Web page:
Pork Tenderloin

image

Pork tenderloin is one of our favorite pork dishes.  It’s relatively easy to prepare and, when done properly, is extremely tender.  The  small loins I get from my favorite organic market are perfect for the two of us with a little left over.  It tastes awesome cold and thin sliced the next day.  I’m always happy when no one requests additional seasoning or sauce.  None was necessary for this dish.

Ingredients:

Pork loin (mine was a little over one pound)

1 red bell pepper sliced thin

1 sweet yellow onion sliced thin

1 cup baby portabellas rough chopped

3-4 cloves of garlic sliced thin

1 T rosemary

1 T thyme

1 T course ground pepper

1 T course sea salt or kosher salt

2 T olive oil

image

Preheat oven to 325.

Slice onion and pepper and rough chop mushrooms.  Heat 1 T oil in a cast iron pan or dutch oven.  Cook vegetables over medium heat until tender.   About 5 minutes.

image image

Slice garlic cloves.  Combine rosemary, thyme, pepper and salt and mix together.

image image

Add garlic to the other vegetables and cook until fragrant.  Another minute or so.  Remove vegetables to a plate.  Rub the pork loin with the other tablespoon of oil and coat both sides of the loin with the spice mix.  Heat the skillet over high heat and sear the loin on both sides.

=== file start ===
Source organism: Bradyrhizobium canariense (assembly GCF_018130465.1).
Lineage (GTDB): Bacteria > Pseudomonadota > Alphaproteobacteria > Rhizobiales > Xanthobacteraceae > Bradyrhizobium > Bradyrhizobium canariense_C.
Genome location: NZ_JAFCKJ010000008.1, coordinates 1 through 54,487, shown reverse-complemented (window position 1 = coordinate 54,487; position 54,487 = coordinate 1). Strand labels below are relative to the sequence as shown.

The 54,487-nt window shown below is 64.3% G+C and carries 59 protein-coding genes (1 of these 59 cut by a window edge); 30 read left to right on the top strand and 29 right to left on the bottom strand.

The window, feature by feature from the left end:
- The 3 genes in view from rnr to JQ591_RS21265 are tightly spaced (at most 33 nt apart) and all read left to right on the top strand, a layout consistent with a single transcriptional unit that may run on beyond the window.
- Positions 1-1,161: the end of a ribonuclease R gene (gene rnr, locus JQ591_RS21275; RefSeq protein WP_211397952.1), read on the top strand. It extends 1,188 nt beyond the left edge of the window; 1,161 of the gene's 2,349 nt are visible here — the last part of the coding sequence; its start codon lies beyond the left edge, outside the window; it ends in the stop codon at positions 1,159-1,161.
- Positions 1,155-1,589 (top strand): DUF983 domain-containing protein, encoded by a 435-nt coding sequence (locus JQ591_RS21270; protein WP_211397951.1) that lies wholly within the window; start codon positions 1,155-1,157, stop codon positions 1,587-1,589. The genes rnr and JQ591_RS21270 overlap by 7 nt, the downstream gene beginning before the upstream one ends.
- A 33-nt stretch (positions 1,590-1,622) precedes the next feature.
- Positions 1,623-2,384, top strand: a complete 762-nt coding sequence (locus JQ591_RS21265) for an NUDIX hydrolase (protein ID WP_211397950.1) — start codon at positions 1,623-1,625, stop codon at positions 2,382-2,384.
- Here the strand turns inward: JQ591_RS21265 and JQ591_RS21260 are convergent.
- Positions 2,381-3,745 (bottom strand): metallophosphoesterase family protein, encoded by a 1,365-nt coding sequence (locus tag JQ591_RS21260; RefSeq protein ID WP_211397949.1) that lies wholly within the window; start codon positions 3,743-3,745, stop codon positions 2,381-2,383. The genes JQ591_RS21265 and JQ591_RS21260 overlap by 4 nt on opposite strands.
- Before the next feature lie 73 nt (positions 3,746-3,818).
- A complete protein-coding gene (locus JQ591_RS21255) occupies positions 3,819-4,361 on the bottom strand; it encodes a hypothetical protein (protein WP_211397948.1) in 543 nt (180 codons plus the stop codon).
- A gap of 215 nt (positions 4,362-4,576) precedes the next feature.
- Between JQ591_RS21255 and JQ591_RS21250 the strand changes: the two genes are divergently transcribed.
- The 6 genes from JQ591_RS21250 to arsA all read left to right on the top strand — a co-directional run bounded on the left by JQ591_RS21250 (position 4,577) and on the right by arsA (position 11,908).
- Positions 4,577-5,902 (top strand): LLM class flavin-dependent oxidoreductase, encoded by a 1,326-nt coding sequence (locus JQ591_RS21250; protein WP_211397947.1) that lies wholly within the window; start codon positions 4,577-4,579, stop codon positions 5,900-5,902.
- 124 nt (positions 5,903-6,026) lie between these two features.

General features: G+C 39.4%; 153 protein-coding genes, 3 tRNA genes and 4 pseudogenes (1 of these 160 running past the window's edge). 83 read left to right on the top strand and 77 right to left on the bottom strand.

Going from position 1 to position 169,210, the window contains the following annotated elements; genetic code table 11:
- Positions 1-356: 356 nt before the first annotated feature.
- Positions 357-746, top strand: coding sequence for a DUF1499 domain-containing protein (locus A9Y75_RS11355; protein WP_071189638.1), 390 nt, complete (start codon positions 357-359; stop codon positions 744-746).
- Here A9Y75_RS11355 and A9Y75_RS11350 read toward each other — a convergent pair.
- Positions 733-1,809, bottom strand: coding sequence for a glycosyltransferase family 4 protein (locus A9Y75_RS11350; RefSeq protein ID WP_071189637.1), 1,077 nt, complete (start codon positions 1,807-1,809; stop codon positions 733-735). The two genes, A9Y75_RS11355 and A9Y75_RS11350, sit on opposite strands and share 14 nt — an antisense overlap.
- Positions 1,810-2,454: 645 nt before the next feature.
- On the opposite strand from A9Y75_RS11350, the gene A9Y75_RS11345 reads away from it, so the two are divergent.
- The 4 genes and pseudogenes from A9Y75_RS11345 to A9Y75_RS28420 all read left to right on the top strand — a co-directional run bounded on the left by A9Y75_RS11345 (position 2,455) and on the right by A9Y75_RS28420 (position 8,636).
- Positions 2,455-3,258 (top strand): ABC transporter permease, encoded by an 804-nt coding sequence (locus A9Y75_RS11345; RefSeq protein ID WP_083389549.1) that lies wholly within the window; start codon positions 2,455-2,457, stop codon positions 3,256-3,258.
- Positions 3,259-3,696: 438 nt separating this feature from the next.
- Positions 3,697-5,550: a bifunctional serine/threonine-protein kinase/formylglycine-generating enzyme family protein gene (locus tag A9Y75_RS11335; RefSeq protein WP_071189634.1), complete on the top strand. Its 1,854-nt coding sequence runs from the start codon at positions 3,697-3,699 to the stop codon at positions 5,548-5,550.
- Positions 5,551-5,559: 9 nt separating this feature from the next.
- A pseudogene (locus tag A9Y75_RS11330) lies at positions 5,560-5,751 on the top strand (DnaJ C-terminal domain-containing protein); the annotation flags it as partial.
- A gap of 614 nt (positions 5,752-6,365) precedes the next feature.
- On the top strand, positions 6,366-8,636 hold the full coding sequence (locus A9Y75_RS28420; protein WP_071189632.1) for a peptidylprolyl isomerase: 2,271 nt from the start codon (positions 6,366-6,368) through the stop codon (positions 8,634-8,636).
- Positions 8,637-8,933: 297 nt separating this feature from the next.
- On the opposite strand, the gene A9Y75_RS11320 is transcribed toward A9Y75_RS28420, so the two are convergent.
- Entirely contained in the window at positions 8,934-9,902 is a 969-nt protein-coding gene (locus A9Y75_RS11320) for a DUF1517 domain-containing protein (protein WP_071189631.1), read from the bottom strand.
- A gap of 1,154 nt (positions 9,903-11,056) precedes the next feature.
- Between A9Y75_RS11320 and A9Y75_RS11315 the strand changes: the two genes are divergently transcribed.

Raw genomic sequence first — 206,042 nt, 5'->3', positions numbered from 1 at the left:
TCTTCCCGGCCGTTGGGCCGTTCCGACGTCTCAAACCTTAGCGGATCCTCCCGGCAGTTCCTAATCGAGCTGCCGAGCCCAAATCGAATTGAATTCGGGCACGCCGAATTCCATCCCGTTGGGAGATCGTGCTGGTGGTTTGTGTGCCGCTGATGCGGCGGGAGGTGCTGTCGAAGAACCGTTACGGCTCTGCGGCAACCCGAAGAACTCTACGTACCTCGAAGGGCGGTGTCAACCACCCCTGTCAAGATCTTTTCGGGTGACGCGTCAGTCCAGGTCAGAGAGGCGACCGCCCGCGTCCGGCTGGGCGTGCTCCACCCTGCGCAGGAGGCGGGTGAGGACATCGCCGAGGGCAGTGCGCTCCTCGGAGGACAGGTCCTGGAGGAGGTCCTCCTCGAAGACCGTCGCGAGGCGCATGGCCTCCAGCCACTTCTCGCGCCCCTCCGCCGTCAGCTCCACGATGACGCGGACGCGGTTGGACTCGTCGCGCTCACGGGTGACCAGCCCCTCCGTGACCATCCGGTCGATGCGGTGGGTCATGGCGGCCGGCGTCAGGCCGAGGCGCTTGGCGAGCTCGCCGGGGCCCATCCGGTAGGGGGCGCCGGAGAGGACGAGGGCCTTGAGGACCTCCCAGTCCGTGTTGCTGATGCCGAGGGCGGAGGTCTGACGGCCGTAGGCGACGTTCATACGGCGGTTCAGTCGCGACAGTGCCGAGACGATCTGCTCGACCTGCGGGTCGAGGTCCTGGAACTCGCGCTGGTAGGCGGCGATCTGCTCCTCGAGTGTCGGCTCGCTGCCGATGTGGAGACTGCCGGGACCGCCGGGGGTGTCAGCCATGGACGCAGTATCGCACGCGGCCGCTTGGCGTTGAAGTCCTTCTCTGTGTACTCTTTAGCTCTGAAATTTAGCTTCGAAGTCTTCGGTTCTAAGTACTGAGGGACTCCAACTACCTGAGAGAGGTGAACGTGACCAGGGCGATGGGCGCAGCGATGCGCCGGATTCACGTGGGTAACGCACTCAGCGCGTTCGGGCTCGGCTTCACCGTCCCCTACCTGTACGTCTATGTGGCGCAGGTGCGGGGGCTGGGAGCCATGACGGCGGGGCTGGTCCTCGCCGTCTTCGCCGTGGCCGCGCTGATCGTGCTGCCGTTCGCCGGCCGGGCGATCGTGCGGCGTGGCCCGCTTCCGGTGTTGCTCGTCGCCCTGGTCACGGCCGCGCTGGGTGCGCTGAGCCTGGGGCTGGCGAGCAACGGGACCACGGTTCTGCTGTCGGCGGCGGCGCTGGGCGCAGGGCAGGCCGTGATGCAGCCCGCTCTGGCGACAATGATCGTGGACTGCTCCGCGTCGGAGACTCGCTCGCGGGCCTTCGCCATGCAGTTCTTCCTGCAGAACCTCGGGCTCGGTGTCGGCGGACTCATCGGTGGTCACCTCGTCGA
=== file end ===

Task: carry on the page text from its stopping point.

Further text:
image image

Remove the loin from the pan and return the vegetables to the skillet.  Place the loin atop the vegetables and put the pan in the oven.  Heat to 160 degrees.

image

Remove from the oven and allow the meat to rest for 5 minutes before slicing.  Slice and serve on top of a generous spoonful of the vegetables.

image

I served the pork loin with potatoes mashed with goat cheese and fresh spinach wilted with garlic and red pepper flakes.  The pork is also excellent served with smashed sweet potatoes.  Enjoy!  We did.

Pork Steaks and Onion Gravy

image

 

One of my favorite memories of dinner at my Grandparents involved pork chops fried in a cast iron skillet with the darkest, richest onion gravy and mashed potatoes. I’m sure the pork chops were organic and locally raised before that even became a thing. My grandfather was a real meat and potatoes guy and this was one of his favorite meals as well. I don’t think the carrots would have made his plate. I remember my grandpa (and my uncle when he visited) eating the fat from all our chops. The fat was fried crispy and I’m sure it was very tasty but the rest of us trimmed it off and passed it down.